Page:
Foreword Arianna Huffington
Introduction Katrina Fried
Foreword Arianna Huffington
In March 2012, I spent a fascinating couple of days at the Skoll World Forum on Social Entrepreneurship in Oxford, England. It was exhilarating—and deeply moving—to hear example after example of social entrepreneurs making measurable improvements in lives all around the world. As Stephan Chambers, chairman of the Skoll Centre, put it: “I have cried every day this week. Remember as I tell you this, that I’m male. And British. And from Oxford.” I actually cried every hour. But, remember, I’m female. And Greek. And from Cambridge.
It was a reminder that the innovation, passion, and empathy on display at Skoll transcend gender, politics, geography, and education. Service is in the zeitgeist. Now, “zeitgeist” is a German word almost untranslatable in English, but it does exist. And the evidence is all around us.
On the political level, we’re polarized and paralyzed, as the media refuses to acknowledge that the crises we are facing go beyond the obsolete dichotomy of left versus right. Pushing back against the failures of our leaders and institutions—and the resulting lack of trust—is a growing movement of people and organizations taking the initiative to engage, connect, solve problems, share, and change their communities and the world. While we wait for our public leaders to act, thousands are looking at the leader in the mirror instead and taking action. By daring to take risks and to fail as many times as it’s necessary before they succeed, they are re-making the world.
We see this in the people whose stories are featured in these pages. Some of them I’ve known and admired for a long time—like Geoffrey Canada, whose tireless work at the Harlem Children’s Zone has transformed thousands of lives and an entire neighborhood. And DonorsChoose.org founder Charles Best, who has used technology to connect donors to classrooms and teachers around the country.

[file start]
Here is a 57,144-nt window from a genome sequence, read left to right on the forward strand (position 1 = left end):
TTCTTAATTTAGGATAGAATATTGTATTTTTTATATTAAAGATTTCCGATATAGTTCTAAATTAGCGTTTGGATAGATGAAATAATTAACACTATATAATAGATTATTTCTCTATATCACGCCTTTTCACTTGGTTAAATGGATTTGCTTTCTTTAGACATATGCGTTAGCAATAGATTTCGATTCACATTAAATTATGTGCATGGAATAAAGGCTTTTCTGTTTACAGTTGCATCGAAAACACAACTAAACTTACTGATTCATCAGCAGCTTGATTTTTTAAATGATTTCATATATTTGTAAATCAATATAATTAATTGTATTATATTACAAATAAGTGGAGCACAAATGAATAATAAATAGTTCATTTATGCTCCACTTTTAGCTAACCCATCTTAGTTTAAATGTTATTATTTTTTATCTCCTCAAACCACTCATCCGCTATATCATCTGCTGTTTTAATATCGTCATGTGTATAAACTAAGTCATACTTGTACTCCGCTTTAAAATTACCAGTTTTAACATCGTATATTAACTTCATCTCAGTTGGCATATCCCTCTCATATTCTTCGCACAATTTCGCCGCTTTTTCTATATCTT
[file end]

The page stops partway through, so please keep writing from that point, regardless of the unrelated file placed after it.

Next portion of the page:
Revisiting their stories was newly inspiring; in a world facing multiple crises, they are still hard at work offering solutions.
Others were new to me, and I was amazed at the boundless creativity, innovation, and empathy that drive their efforts to change the world. There’s Dr. David Vanderpool, who started Mobile Medical Disaster
Relief, administering medical care in developing countries. And Abigail Falik, founder of Global Citizen Year, which recruits high school graduates for a year of service and leadership training in Africa, Latin America, and Asia. As she says, “Initiative plus optimism is the recipe.”
I was particularly fascinated to see that so many of these organizations are rooted in their founders’ personal experiences—and especially their past failures. Susan Burton drew on her own turbulent past, including prison time for drug-related crimes, to found A New Way of Life Reentry Project, offering housing and support to women being released from prison. And Anne Mahlum, a veteran marathoner,
channeled her passion for running into Back on My Feet, helping homeless people build a sense of accomplishment and control.
There are many moments of wisdom and humor along the way, like Enid Borden’s description of the path that led her to the presidency of Meals On Wheels Association of America: “I was a child of the sixties and back then we all wanted to change the world, but then we grew into the seventies and eighties and we thought, ‘Eh, we’re not gonna change the world too much after all.’ When this opportunity presented itself out of the blue, I decided: I don’t know if I can change the world, but I think I can make a difference in a small piece of that world.”